Part one in this series (Origins)
is available via this link.
Walt Disney, as a life-long rail fan, knew about handcars. In fact, in 1934,
he teamed up with the Lionel Electric Train Company, then in receivership, to
produce the Mickey and Minnie handcar. Selling for $1.00, the wild success of
the Mickey handcar helped Lionel emerge from bankruptcy as a healthy company.
Complete with a loop of track, this wind-up handcar, which sold for
a single dollar during the Great Depression, helped Lionel survive the rough
This wasn't Walt's only dealing with Lionel trains. In the late 1940s, he had
a Lionel train layout built for one of his nephews. That layout, in Walt's
office before Christmas, drew in several curious Studio employees, such as Ward
Kimball. It was then that Disney discovered that others beside him were into
trains. And, as the story goes, that interest in trains led directly to the
development of Disneyland, and, of course, the Santa Fe & Disneyland Railroad.
Lionel continues the Mickey handcar tradition to this day. Mickey
and Minnie look slightly healthier than their pale Depression era counterparts.
The trains of the Santa Fe & Disneyland Railroad were exceedingly authentic
in virtually all of their details. So, too, was the rest of the operation, from
the water tower to the two stations. It's a mystery of history if Walt ever
thought about having a handcar, but the fact remains that he eventually got one.
How the handcar came to Disney--and exactly when--are mysteries also.
The car he got was a typical narrow gauge handcar built by the Kalamazoo
Manufacturing Company of Kalamazoo, Michigan. The company had been founded by
George Miller and Horace Haines in 1883 as the Kalamazoo Railroad Velocipede and
Car Company. They had specialized in railroad equipment initially, but by the
1950s, their product line was quite diversified, and railroad equipment was only
a small portion of their business. The company became the Kalamazoo
Manufacturing Company in the early 1950s.
Disney's car was painted yellow, with the steel parts painted black. On the
sides of the A-frame pump support, "Kalamazoo Manufacturing Company" was painted
in decorative script. Pinstriping adorned the wheels and A-frame, and a large
calligraphy "K" was painted I red on the A-frame ends.
Sam Towler took this shot of the builder's plate on the Disney
Kalamazoo handcar when it was displayed in Fullerton in 2007. There is no date
on the plate. Photo courtesy Sam Towler.
The commonly circulated story is that the handcar was a gift from the people
at the Kalamazoo Manufacturing Company in 1964. There is little evidence to
support the theory that Kalamazoo donated it, and in fact, it is more likely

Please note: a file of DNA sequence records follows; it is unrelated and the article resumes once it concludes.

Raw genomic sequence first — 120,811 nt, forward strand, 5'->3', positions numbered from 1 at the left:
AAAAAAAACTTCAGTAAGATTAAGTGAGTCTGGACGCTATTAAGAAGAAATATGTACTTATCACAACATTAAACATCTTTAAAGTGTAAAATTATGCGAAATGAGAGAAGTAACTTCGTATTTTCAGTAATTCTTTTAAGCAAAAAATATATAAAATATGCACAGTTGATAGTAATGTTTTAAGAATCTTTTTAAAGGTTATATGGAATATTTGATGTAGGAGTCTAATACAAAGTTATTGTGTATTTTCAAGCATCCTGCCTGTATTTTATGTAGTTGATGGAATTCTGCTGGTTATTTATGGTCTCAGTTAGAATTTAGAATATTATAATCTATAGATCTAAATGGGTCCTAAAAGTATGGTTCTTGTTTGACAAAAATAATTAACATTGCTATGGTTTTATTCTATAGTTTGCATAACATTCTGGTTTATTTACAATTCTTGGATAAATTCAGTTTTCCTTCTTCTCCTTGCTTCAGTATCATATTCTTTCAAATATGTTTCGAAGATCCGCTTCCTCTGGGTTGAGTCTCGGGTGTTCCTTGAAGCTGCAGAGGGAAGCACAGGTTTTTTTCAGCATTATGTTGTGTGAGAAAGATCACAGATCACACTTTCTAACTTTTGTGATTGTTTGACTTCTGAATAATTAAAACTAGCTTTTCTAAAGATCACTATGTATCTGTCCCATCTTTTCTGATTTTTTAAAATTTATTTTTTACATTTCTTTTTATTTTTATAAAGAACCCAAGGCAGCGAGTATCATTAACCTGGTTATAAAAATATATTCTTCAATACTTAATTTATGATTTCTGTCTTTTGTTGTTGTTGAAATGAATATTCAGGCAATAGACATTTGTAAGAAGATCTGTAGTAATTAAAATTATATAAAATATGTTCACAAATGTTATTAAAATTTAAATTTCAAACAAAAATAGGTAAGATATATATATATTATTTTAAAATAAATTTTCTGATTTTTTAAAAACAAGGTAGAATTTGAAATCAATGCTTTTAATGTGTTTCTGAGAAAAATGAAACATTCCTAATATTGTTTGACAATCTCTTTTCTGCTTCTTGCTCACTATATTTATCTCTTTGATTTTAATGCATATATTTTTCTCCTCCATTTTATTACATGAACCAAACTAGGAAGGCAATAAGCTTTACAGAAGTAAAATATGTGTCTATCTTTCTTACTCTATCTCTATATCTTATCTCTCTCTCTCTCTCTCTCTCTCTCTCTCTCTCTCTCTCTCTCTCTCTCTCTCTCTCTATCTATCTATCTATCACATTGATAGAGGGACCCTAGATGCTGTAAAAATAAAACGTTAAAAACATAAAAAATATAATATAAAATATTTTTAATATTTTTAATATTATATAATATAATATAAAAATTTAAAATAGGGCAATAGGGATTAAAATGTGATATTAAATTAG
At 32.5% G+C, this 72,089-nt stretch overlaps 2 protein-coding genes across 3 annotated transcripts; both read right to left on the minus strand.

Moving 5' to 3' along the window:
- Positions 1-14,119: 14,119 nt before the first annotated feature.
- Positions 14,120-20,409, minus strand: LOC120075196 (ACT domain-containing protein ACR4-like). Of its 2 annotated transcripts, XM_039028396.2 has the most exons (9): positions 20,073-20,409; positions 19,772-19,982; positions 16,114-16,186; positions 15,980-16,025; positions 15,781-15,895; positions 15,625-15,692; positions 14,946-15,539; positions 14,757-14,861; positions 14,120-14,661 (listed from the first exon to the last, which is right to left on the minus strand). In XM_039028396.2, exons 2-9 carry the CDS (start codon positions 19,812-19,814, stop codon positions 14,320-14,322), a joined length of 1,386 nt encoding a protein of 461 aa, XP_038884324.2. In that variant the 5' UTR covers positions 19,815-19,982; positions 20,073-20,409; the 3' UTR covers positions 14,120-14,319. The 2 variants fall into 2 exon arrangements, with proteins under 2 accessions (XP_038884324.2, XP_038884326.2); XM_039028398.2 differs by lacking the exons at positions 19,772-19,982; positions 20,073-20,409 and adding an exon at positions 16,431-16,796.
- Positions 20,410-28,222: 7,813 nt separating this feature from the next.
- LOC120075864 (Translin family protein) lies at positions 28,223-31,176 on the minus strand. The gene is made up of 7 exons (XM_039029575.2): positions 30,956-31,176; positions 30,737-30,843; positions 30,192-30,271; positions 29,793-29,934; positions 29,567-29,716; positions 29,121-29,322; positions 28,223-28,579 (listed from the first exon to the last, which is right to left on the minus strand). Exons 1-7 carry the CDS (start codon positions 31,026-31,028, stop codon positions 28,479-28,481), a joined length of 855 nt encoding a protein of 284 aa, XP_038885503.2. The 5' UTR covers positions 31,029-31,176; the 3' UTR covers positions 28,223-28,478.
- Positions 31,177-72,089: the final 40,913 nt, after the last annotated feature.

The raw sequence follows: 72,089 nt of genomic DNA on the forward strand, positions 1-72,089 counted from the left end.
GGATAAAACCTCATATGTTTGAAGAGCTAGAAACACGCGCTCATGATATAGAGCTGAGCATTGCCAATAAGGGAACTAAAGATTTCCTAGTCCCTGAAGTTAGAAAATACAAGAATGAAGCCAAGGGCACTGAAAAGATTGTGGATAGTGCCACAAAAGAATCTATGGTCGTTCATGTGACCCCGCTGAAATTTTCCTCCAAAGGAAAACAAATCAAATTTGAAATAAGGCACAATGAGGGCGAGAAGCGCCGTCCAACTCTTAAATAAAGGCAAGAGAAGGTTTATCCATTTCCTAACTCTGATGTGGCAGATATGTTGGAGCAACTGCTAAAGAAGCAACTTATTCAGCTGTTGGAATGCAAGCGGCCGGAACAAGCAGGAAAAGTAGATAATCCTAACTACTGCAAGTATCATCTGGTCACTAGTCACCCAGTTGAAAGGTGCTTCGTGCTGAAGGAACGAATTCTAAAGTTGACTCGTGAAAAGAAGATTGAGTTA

that it had been a gift from noted railroad historian and friend of Walt's,
Where the date 1964 comes from is a mystery; it may have begun with
the Birnbaum Disneyland travel guides, and has oft been repeated in other books
and histories. David Smith, the Walt Disney Company archivist, has searched
through Disney's correspondence from the period to see if there might be some
sort of mention of the handcar, perhaps in a "thank-you" letter, but has not
been able to find anything conclusive.
We have a slightly easier time affixing a date when the handcar arrived, and
indeed, we can come within eight months of a positive date. Through the study of
old photographs, we can see that the 1964 date is a fabrication with no basis in
Walt Disney poses for a series of publicity photos on his handcar a
few months after the Park opened. It's certainly possible that this series of
photos was taken to actually commemorate the arrival of the handcar. Photos
during this shoot were taken in color and black-and-white.
The photo above, while undated, gives us some clues. The biggest can be
seen just to the left of the engine's headlight. Those turquoise stairs and
railings belong to the backside of the Plantation House restaurant, what once
was Frontierland's premier dining spot. As you can see, it's quite close to Frontierland Station.
In March 1956, however, the station was moved to the west, and away from the
Plantation House. In later photos, the restaurant isn't even visible. So, we can
logically assume that Disney received the handcar between opening day and early
1956--roughly an eight-month span.
When the car gained its permanent home on the siding in front of Main Street
Station can also be rather easily deduced, but not precisely. The passing siding
at Main Street were once functional in the Park's early history, allowing one
train to pass around another, which was stopped at the station. This practice
probably ceased sometime in 1956, when the Fantasyland Station was constructed.
The photo below is the earliest I've been able to find showing the handcar in
its traditional location.
This is a close-up of one of only five Disneyland postcards ever
printed in black and white. It was made in 1956 and the handcar is plainly
visible next to the E.P. Ripley.
NEXT: The series concludes with the